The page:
I can feel it coming as I walk down the street. A little tickle half way up my nose. I pause my quick pace and stand to cross my legs. I’m powerless to stop the sneeze even though I manage to stifle it into an elegant “shoo”!
Pregnancy does funny things to our bodies. Even though my youngest children are now 5, my body hasn’t returned to its pre-pregnancy self.
It’s a bit like taking a beautiful sports car, filling it with bricks and water and driving it first gear for 9 months.
It’s not going to ever be the same!
Apologies! I don’t mean to compare my kids to bricks but you know what I’m trying to say!
For me, after 3 pregnancies, including twins, I’ve been left with the embarrassing “leakage when you sneeze or cough” syndrome. Aka “stress incontinence”.
What is Stress Incontinence and Why do Women Get it After Pregnancy?
Incontinence is when we can’t control our bladder so urine leaks out of it.
“Stress incontinence” occurs when the pressure in our abdomen increases so that urine leaks (rather than having a dribble all the time.)
For example, when you cough or sneeze, jump up and down or try to run after your escaping toddler.
Sometimes women get stress incontinence because something has happened during labour.
Mostly women get stress incontinence because they’ve been lugging bricks and water around for several months, putting pressure on their pelvic floor muscles and weakening them so they don’t function as well as they used to.
How Common Is Stress Incontinence After Pregnancy?
According to the NCT, almost half of women experience stress incontinence after birth.
Wow! That’s nearly 1 in every 2 people. And who knew?
No-one because we’re all too embarrassed to talk about it!
They also found that many women were too embarrassed to talk to their friends, partners and even health professional.
The silly thing is, if they’d talk to their friends about it, there’s a high chance they were suffering from it too.
Stress Incontinence May or May Not Go Away
If you’re lucky, your stress incontinence will only last a few weeks but for many people (myself included), it will stay unless you do something about it.
What Can You Do About Stress Incontinence?
After my trampolining disaster, I decided that I need to sort out my pelvic floor.
I remember my grandmother at the end of her life suffered with incontinence. An unpleasant smell of urine hung around her.
As I look back now, I think what a tragedy that she didn’t sort out her pelvic floor when she was younger. Sadly we didn’t have the internet in those days and I suspect it was a combination of embarrassment and lack of education on the topic.
Taking my own pelvic floor into hand, I booked myself an appointment with the midwife (who deals with incontinence here in Spain.)
He (yep! probably one of the 3 male midwives in Spain.) He examined my pelvic floor (not the most pleasant experience but after you’ve been through child birth you get used to being prodded and poked in that area.)
Apparently I had 0/5 strength. Zip! Nada!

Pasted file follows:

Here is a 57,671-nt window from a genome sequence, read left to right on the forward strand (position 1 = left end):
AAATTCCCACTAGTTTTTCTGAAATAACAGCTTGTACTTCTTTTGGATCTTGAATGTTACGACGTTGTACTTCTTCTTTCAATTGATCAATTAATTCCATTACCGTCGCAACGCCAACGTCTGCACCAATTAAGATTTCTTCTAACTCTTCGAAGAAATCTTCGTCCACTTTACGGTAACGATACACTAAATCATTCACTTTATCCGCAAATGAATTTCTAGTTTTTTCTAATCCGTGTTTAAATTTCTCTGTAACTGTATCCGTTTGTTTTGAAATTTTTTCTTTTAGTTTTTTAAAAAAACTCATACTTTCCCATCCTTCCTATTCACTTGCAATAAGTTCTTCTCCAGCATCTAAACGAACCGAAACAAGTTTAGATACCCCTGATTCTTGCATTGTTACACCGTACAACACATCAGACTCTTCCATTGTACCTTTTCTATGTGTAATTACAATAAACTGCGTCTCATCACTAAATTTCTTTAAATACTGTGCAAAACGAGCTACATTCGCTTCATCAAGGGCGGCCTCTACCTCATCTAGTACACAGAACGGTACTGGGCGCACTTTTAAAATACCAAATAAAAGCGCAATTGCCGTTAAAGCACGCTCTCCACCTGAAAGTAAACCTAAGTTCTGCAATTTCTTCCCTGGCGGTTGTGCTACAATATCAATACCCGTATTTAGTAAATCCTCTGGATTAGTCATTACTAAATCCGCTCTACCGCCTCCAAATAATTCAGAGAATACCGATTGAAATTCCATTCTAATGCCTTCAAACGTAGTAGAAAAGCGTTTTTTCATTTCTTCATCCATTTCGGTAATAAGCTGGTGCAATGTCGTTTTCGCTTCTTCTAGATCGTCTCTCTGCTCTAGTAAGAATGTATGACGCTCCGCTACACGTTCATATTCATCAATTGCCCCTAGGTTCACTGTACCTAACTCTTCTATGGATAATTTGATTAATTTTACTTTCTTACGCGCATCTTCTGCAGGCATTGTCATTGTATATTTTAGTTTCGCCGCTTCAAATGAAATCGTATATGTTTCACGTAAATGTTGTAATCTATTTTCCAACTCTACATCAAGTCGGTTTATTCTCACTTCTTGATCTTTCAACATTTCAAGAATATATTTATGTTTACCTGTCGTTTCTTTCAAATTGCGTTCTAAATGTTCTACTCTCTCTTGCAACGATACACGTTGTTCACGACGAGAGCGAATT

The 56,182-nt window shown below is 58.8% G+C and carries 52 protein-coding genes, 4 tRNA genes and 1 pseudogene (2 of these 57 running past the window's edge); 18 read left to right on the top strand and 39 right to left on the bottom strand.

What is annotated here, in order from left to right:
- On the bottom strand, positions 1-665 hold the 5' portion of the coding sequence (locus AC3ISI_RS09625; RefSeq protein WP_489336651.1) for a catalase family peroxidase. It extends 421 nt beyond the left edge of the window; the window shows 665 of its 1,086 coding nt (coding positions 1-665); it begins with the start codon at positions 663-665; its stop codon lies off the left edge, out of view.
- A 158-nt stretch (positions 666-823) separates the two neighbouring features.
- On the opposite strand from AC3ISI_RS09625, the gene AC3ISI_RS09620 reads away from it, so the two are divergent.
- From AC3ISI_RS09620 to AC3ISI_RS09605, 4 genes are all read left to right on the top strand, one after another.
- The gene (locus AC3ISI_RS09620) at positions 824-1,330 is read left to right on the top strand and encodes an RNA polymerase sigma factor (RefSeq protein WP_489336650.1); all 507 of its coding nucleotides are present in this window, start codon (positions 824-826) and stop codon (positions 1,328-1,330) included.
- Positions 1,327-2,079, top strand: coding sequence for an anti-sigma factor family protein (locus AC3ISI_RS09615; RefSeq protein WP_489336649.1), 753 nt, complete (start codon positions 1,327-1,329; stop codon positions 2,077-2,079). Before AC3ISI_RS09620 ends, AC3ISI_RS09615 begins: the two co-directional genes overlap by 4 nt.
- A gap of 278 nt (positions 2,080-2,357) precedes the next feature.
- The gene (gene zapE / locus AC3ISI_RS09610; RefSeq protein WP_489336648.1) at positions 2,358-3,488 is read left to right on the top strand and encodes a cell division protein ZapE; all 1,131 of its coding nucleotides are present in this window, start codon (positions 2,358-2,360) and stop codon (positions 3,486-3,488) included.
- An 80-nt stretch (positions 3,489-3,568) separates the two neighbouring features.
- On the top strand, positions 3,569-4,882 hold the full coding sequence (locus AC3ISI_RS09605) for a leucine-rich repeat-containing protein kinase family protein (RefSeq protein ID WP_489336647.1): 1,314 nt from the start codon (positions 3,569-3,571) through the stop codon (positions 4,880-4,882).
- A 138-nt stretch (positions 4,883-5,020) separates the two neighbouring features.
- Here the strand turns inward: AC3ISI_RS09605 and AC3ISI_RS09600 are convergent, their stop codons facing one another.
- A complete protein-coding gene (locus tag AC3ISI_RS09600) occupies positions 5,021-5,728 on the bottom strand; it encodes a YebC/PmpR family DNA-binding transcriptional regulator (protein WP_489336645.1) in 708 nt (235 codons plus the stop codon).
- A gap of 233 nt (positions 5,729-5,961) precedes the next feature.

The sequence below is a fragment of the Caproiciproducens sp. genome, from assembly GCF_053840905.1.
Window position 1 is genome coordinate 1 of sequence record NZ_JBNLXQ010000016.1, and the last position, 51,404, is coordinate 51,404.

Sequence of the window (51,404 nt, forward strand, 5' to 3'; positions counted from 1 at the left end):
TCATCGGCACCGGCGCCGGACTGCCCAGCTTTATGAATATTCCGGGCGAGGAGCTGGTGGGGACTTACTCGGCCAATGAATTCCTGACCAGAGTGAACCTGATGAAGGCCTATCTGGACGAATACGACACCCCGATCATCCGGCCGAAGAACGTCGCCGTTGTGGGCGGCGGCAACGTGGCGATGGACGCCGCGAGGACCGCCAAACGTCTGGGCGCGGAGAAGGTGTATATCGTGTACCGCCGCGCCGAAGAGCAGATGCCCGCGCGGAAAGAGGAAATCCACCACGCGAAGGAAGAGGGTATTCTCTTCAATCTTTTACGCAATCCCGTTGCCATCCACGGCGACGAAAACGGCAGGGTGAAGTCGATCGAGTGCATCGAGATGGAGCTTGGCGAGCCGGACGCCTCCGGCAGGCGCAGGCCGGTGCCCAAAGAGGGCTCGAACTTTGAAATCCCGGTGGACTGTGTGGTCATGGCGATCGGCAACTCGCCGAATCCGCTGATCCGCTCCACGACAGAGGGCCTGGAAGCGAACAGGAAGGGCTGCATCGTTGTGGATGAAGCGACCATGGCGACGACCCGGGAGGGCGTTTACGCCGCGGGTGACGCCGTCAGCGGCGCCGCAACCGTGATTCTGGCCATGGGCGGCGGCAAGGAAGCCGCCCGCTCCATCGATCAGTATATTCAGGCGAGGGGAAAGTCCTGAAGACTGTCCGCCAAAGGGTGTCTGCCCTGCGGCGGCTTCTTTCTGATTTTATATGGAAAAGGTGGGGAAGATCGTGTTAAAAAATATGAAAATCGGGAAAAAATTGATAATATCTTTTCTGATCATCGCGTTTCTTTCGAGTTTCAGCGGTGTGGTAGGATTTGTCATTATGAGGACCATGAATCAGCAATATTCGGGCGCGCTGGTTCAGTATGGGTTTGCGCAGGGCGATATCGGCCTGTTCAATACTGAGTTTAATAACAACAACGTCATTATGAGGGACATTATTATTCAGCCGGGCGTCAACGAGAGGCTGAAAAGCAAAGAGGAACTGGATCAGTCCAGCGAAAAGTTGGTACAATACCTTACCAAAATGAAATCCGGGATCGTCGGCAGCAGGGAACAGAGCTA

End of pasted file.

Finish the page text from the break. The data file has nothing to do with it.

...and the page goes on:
In short, I needed to sort out my pelvic floor stat.
I’d already tried Kegel’s and Balls, without much benefit.
What are Kegel Exercises?
Kegels are the “squeezes” that you do. You need to squeeze the whole pelvic floor rather than just “stopping the wee” coming out. (It’s no longer recommended that you exercise by stopping your flow of urine.)
Think trying to hold a fart in whilst in polite company!
You want to get the back half squeezing too.
Despite the fact that research shows that kegels are an effective way to improve your pelvic floor, they didn’t seem to work for me.
So I had a go with a pelvic ball.
What is a Pelvic Ball or Cone?
These are essentially little weights that you insert (just like a tampon).
The idea is that you build up strength by carrying them around.
I found them really uncomfortable and unpleasant. One time it even fell out which was horrible (but luckily I was home alone.)
So what’s a girl to do?
The midwife told me that I need to carry on with my kegels and start “hypopressive” exercises.
What are Hypoporessive Pelvic Floor Exercises?
I had no idea but dutifully booked myself into a class.
Actually they’re super simple (hooray because I’m not great at doing my homework!)
During hypopressive or “low pressure” exercises, you inflate your lungs (without breathing in) which decreases the pressure in the abdomen allowing the pelvic floor to get a bit of R and R.
This form of pelvic floor exercise is relatively new. It originates in Spain (hence why the midwife sent me off to classes.)
The experts are still debating whether they are as effective as kegels or not. As always there are people on both sides of the argument.
From my personal experience, I found them amazing. When I cough or sneeze I no longer have to cross my legs. I’m still getting used to it but I don’t have to stop when I’m walking down the road!
I went back to the midwife and he told me that my pelvic floor was now 2/5! (And that was just going to a few classes without doing daily homework.)
Free 5 Day Challenge
If you’d like to join me trying out low pressure exercises, I’ve put together a 5 Day Challenge.
You’ll be sent a short video every day for 5 Days.
30 Day Pelvic Floor Foundation
I have also put together a longer 30 Day Pelvic Floor Foundation (lessons every day for 5 days of the week.) If you’re not sure they’re for you. Sign up for the free 5 Day Challenge which is like an introductory class to the longer class.
I love low pressure pelvic floor exercises because I can actually do a few each day without it being a huge effort and they have made such a difference to my stress incontinence.